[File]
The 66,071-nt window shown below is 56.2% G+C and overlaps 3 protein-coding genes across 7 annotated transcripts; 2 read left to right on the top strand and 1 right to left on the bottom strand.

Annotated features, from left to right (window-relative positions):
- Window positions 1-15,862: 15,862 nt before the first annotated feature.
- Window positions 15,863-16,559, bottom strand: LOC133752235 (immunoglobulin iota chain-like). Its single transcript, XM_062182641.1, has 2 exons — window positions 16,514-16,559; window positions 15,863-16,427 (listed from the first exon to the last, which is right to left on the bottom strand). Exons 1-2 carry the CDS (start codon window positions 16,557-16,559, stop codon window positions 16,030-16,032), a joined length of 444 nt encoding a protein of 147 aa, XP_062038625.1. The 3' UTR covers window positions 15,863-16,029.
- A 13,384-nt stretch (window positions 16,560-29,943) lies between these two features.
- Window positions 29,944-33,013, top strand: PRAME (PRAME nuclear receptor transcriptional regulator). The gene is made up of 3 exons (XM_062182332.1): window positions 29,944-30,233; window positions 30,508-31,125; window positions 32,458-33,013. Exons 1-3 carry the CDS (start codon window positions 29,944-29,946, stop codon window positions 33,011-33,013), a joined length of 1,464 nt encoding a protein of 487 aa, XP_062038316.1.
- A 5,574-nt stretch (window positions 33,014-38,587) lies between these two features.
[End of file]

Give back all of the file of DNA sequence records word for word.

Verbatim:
The 66,071-nt window shown below is 56.2% G+C and overlaps 3 protein-coding genes across 7 annotated transcripts; 2 read left to right on the top strand and 1 right to left on the bottom strand.

Annotated features, from left to right (window-relative positions):
- Window positions 1-15,862: 15,862 nt before the first annotated feature.
- Window positions 15,863-16,559, bottom strand: LOC133752235 (immunoglobulin iota chain-like). Its single transcript, XM_062182641.1, has 2 exons — window positions 16,514-16,559; window positions 15,863-16,427 (listed from the first exon to the last, which is right to left on the bottom strand). Exons 1-2 carry the CDS (start codon window positions 16,557-16,559, stop codon window positions 16,030-16,032), a joined length of 444 nt encoding a protein of 147 aa, XP_062038625.1. The 3' UTR covers window positions 15,863-16,029.
- A 13,384-nt stretch (window positions 16,560-29,943) lies between these two features.
- Window positions 29,944-33,013, top strand: PRAME (PRAME nuclear receptor transcriptional regulator). The gene is made up of 3 exons (XM_062182332.1): window positions 29,944-30,233; window positions 30,508-31,125; window positions 32,458-33,013. Exons 1-3 carry the CDS (start codon window positions 29,944-29,946, stop codon window positions 33,011-33,013), a joined length of 1,464 nt encoding a protein of 487 aa, XP_062038316.1.
- A 5,574-nt stretch (window positions 33,014-38,587) lies between these two features.